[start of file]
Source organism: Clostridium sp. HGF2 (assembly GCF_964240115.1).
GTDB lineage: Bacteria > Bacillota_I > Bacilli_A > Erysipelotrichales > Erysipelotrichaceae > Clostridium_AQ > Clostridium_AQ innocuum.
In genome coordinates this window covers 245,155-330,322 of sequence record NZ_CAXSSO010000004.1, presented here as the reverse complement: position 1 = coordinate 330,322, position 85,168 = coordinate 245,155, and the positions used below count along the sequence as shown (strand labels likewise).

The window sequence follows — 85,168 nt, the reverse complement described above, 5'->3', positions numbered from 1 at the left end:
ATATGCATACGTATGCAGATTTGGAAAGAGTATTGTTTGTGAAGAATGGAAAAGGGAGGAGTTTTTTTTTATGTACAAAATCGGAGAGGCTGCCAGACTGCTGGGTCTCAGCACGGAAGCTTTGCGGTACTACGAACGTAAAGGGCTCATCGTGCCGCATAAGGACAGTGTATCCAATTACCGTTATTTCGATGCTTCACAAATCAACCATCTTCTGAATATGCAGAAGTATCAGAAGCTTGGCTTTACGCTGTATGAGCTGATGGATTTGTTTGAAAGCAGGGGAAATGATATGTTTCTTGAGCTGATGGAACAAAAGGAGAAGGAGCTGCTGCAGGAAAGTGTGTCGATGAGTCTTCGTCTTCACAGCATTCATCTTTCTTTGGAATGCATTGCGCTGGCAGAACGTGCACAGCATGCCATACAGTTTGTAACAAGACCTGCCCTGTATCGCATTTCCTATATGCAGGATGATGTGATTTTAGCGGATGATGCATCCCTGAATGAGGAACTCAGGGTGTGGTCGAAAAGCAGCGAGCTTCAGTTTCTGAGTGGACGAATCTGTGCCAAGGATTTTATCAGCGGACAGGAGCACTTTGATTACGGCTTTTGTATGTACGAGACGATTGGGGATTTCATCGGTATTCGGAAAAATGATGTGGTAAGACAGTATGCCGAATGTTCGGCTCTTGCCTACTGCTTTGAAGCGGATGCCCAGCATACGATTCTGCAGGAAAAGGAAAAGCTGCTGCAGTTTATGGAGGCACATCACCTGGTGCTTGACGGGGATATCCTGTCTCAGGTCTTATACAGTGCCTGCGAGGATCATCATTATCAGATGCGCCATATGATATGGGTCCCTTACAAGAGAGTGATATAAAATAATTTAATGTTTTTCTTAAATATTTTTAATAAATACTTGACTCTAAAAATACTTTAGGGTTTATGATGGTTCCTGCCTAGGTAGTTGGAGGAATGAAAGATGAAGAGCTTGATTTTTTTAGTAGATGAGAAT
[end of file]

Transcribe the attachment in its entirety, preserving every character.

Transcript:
Source organism: Clostridium sp. HGF2 (assembly GCF_964240115.1).
GTDB lineage: Bacteria > Bacillota_I > Bacilli_A > Erysipelotrichales > Erysipelotrichaceae > Clostridium_AQ > Clostridium_AQ innocuum.
In genome coordinates this window covers 245,155-330,322 of sequence record NZ_CAXSSO010000004.1, presented here as the reverse complement: position 1 = coordinate 330,322, position 85,168 = coordinate 245,155, and the positions used below count along the sequence as shown (strand labels likewise).

The window sequence follows — 85,168 nt, the reverse complement described above, 5'->3', positions numbered from 1 at the left end:
ATATGCATACGTATGCAGATTTGGAAAGAGTATTGTTTGTGAAGAATGGAAAAGGGAGGAGTTTTTTTTTATGTACAAAATCGGAGAGGCTGCCAGACTGCTGGGTCTCAGCACGGAAGCTTTGCGGTACTACGAACGTAAAGGGCTCATCGTGCCGCATAAGGACAGTGTATCCAATTACCGTTATTTCGATGCTTCACAAATCAACCATCTTCTGAATATGCAGAAGTATCAGAAGCTTGGCTTTACGCTGTATGAGCTGATGGATTTGTTTGAAAGCAGGGGAAATGATATGTTTCTTGAGCTGATGGAACAAAAGGAGAAGGAGCTGCTGCAGGAAAGTGTGTCGATGAGTCTTCGTCTTCACAGCATTCATCTTTCTTTGGAATGCATTGCGCTGGCAGAACGTGCACAGCATGCCATACAGTTTGTAACAAGACCTGCCCTGTATCGCATTTCCTATATGCAGGATGATGTGATTTTAGCGGATGATGCATCCCTGAATGAGGAACTCAGGGTGTGGTCGAAAAGCAGCGAGCTTCAGTTTCTGAGTGGACGAATCTGTGCCAAGGATTTTATCAGCGGACAGGAGCACTTTGATTACGGCTTTTGTATGTACGAGACGATTGGGGATTTCATCGGTATTCGGAAAAATGATGTGGTAAGACAGTATGCCGAATGTTCGGCTCTTGCCTACTGCTTTGAAGCGGATGCCCAGCATACGATTCTGCAGGAAAAGGAAAAGCTGCTGCAGTTTATGGAGGCACATCACCTGGTGCTTGACGGGGATATCCTGTCTCAGGTCTTATACAGTGCCTGCGAGGATCATCATTATCAGATGCGCCATATGATATGGGTCCCTTACAAGAGAGTGATATAAAATAATTTAATGTTTTTCTTAAATATTTTTAATAAATACTTGACTCTAAAAATACTTTAGGGTTTATGATGGTTCCTGCCTAGGTAGTTGGAGGAATGAAAGATGAAGAGCTTGATTTTTTTAGTAGATGAGAAT